If you’re a smart consumer (and since you’re here reading an insurance article on your own time, you must be), you want to know everything about the product you’re considering before you sign on the dotted line.
Life insurance is a big deal, but what sets it apart from other important financial decisions is that you will not be around to experience the benefit of your policy.
Nonetheless, it’s a good idea to learn about how the claims process works, and how death benefits may be paid out.
What is a life insurance payout?
Let’s go back to the basics. Life insurance is a contractual agreement between a life insurance company and a policyholder (hey, that’s you!). In the simplest form of this agreement, the insurer pledges to pay a specific amount of money to those named as beneficiaries if the insured dies while the policy is in force. In exchange, policyholders agree to pay life insurance premiums for the duration of the policy or while they are alive. Your premium is often split into monthly, quarterly, or annual payments.
Though losing someone is never easy, life insurance can offer tax-advantaged financial relief for your loved ones should you pass away. The people who you designate to receive your life insurance payout are called your beneficiaries and the payout your beneficiaries receive, also known as a death benefit, is generally received income-tax free.
Who gets your life insurance payout?
If you’re unsure who to name as your beneficiary and are considering making your loved ones draw straws, we’ve got you. Save your straws for milkshakes or determining who has to wash the dishes.
When you purchase a life insurance policy, you will then name your beneficiary or (wait for it) beneficiaries (plural). You can name a single primary beneficiary or multiple beneficiaries. These are the people who you select to receive a death benefit upon your passing – typically a spouse, children, family members, or even a close friend.
Additionally, you may want to select a contingent beneficiary, a person or entity that gets the insurance payout if the primary beneficiary is deceased. Primary and contingent beneficiaries can be people or entities like a trust or a non-profit organization.
Remember to talk to your beneficiaries
Information is power in the insurance world. Your insurer will want the contact information of each beneficiary you name, as well as their social security numbers. On your end, it is a smart idea to make sure the people you select as beneficiaries are aware they will receive your life insurance payout. If you take a minute to email these folks the name and contact information of your insurance company, and your policy number, it can save them heaps of stress in the future.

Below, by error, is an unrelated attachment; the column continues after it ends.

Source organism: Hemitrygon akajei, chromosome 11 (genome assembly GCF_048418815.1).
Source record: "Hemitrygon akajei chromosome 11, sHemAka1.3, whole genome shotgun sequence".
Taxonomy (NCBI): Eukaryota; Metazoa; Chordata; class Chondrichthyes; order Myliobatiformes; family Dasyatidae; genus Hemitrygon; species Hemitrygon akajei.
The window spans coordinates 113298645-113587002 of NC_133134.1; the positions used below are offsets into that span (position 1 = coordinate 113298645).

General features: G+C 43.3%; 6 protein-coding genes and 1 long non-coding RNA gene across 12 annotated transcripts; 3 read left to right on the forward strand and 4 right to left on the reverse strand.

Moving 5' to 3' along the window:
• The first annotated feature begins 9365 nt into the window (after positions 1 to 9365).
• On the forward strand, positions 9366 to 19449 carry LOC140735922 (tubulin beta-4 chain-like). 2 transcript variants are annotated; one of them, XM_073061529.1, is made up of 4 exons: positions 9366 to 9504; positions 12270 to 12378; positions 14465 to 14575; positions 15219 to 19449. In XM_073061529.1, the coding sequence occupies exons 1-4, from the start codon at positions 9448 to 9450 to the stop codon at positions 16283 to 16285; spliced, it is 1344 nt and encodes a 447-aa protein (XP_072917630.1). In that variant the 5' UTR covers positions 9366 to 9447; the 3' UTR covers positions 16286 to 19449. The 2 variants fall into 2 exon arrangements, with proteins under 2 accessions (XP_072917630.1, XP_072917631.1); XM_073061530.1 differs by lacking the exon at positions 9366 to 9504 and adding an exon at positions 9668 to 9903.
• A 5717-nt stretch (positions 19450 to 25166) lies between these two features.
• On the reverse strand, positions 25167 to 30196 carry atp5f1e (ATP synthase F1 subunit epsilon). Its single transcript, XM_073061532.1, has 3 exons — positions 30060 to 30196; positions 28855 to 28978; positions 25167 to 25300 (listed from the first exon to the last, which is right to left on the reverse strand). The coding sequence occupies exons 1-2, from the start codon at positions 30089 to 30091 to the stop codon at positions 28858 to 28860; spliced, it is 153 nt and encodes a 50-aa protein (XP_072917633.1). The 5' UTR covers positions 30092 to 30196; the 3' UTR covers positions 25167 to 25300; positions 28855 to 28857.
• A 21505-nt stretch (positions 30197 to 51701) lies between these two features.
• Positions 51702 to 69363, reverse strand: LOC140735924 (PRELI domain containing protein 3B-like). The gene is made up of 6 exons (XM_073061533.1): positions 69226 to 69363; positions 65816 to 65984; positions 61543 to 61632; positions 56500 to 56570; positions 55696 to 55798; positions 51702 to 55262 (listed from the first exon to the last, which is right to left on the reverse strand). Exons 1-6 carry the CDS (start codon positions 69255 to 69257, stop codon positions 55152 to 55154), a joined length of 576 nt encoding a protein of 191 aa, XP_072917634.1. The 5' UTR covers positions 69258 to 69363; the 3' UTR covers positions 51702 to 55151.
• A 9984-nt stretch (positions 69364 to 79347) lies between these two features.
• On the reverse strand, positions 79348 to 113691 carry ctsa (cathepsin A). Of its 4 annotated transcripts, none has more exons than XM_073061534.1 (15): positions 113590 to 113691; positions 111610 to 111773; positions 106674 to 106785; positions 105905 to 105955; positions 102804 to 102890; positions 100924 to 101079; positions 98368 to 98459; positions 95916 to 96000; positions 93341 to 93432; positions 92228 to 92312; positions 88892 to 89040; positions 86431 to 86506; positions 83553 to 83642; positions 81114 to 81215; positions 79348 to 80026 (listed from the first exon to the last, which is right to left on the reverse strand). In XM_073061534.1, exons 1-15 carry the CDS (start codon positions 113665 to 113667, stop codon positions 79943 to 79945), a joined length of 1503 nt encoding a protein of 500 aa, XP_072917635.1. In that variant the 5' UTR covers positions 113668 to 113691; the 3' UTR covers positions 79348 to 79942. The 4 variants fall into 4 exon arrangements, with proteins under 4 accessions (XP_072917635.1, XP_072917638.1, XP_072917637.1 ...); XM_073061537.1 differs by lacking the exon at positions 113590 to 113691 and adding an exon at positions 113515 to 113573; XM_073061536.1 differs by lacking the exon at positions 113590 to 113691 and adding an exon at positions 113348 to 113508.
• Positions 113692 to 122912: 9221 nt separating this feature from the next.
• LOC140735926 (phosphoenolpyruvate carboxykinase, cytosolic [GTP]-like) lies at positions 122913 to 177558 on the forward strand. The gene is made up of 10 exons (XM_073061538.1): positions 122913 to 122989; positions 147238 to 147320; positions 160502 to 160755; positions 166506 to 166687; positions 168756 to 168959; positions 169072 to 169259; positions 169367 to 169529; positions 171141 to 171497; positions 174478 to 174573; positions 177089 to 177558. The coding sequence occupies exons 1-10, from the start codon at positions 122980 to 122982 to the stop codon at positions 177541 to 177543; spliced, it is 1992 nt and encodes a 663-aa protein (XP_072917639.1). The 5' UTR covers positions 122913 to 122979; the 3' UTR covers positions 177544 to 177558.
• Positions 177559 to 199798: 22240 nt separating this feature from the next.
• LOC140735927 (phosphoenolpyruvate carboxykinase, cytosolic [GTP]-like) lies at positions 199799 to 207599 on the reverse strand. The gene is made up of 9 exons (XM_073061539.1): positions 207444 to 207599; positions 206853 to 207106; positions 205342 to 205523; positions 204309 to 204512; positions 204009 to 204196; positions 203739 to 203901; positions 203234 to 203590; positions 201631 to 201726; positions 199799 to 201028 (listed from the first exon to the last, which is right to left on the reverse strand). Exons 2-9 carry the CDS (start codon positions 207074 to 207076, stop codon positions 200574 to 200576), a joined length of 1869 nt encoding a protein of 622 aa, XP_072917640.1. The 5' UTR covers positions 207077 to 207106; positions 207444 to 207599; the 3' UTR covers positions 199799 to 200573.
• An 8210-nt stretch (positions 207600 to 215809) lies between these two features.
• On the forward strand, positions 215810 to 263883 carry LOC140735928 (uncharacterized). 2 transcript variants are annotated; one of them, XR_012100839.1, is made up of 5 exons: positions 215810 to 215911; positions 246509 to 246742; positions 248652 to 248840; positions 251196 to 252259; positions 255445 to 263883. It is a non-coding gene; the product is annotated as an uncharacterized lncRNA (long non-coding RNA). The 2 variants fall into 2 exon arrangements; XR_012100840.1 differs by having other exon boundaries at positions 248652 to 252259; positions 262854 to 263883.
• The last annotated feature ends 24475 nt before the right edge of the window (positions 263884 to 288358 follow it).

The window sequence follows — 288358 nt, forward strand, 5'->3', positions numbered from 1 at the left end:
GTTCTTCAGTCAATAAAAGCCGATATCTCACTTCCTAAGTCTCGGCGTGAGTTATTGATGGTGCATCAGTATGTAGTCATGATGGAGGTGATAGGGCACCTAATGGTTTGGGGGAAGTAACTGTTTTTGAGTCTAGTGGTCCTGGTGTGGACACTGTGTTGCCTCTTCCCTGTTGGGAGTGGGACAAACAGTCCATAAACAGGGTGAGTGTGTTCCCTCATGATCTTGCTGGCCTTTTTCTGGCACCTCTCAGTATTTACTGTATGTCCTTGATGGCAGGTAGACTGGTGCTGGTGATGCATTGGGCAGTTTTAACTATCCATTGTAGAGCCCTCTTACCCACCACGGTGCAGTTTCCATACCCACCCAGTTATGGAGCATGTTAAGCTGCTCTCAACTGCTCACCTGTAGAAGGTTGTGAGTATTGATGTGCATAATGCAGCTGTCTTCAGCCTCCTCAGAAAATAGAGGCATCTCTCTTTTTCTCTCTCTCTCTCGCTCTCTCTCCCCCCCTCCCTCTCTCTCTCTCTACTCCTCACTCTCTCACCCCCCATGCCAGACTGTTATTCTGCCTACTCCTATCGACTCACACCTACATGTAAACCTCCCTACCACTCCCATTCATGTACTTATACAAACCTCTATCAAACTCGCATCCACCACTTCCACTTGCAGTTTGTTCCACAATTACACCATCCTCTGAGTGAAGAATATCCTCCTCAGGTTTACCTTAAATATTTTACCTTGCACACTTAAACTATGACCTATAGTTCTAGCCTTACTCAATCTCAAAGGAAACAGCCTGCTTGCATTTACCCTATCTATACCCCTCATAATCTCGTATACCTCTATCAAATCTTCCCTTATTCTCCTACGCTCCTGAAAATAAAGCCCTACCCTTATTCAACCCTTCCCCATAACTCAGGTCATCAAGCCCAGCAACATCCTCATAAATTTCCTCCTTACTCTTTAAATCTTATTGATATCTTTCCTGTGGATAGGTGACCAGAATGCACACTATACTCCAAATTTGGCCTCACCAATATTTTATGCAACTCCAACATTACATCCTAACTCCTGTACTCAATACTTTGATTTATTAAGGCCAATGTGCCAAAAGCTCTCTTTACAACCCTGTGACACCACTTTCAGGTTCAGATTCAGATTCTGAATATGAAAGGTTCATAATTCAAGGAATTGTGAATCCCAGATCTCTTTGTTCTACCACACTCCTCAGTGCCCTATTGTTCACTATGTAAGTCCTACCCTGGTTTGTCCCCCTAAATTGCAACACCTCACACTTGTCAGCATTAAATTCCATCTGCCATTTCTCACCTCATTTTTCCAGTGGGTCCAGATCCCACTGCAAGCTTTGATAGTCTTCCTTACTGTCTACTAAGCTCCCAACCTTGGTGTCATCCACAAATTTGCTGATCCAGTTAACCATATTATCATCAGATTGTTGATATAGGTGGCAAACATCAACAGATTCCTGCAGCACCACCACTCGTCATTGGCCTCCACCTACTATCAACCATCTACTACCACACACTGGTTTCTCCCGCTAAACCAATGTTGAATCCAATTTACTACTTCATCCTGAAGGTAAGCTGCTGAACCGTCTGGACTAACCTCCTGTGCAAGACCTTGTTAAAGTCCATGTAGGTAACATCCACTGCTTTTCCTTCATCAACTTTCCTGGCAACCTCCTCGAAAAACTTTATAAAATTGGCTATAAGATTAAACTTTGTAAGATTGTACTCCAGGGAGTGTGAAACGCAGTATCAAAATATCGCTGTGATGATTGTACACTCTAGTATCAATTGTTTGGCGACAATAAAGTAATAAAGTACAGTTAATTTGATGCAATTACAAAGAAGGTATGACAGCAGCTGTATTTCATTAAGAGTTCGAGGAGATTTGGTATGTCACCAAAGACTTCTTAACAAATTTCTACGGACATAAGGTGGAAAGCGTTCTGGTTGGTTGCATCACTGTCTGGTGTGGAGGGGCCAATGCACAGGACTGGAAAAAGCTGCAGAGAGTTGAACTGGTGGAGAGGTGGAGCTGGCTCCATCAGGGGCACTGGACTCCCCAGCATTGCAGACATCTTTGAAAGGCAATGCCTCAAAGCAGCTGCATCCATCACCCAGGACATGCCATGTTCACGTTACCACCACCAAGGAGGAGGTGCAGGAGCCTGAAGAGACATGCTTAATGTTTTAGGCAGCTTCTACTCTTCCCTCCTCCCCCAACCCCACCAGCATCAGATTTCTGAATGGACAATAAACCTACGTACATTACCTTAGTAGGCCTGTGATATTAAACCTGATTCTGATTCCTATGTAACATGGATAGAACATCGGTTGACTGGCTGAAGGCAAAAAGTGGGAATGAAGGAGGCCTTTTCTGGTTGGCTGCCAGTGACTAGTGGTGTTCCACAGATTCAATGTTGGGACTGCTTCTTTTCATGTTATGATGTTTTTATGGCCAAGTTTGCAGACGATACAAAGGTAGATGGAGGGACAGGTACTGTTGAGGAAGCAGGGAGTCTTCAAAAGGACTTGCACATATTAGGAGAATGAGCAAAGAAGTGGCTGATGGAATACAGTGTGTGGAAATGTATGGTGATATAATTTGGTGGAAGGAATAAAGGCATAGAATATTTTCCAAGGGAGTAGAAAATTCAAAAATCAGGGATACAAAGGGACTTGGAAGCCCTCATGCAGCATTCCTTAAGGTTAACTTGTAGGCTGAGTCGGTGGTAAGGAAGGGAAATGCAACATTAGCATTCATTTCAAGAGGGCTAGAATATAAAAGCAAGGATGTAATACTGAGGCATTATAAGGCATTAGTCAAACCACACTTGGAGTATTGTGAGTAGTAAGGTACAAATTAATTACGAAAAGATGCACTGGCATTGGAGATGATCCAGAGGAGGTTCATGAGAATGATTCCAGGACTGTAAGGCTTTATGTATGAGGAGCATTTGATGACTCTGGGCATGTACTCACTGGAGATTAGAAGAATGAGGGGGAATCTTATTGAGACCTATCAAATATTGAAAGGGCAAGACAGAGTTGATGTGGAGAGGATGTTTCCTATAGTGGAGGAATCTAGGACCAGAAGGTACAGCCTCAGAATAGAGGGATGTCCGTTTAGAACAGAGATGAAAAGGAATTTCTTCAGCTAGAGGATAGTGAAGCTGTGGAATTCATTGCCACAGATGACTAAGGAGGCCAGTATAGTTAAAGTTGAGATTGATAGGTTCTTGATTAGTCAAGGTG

Life insurance beneficiaries: navigating the life insurance claim process
Losing someone you love is a heart-wrenching experience – and in addition to navigating grief, there will be realities to face and bills to be paid. As a life insurance beneficiary, it is important to note that life insurance companies don’t automatically dole out payments upon a policyholder’s death. In most cases, the beneficiary must file a life insurance claim, also called a death claim, to receive the insurance payout.
How does a life insurance policy work after someone dies? Let’s start with the four main steps of the death claim process:
1. Gather the necessary documents
There are no tight deadlines or time limits when it comes to filing a death claim. When beneficiaries are ready to file, their first step should be gathering the necessary documents including:
- The policy document . If beneficiaries can’t find this document, your insurance agent may be able to help. This document lists policy type, coverage amount, and policy owner information.
- A claimant’s statement. Each beneficiary will need to submit what is called a claimant’s statement and is also referred to as a claim form. A claim form typically includes the beneficiary’s contact information and their preferred method of receiving the death benefit payment. For individuals, this is a straightforward process, but if the beneficiary is an entity and not a person, a certificate of Power of Attorney may be required.
- A death certificate. The insurance company will need a certified copy of the policyholder’s death certificate with a raised seal issued by the state. In most cases, this can be obtained from a funeral home or mortuary. Otherwise, much like birth certificates, a death certificate can be ordered from a county or state vital records office.
2. Get in touch with the insurer
As soon as beneficiaries gather all the necessary documents, the next step is notifying the insurance agent of the policyholder’s death and submitting the claim form. The contact information should be on the policy document and can also be found on the insurer’s company website. Life insurance companies will give beneficiaries instructions on how to submit the required documents and ask for any additional information they might need to process the death claim.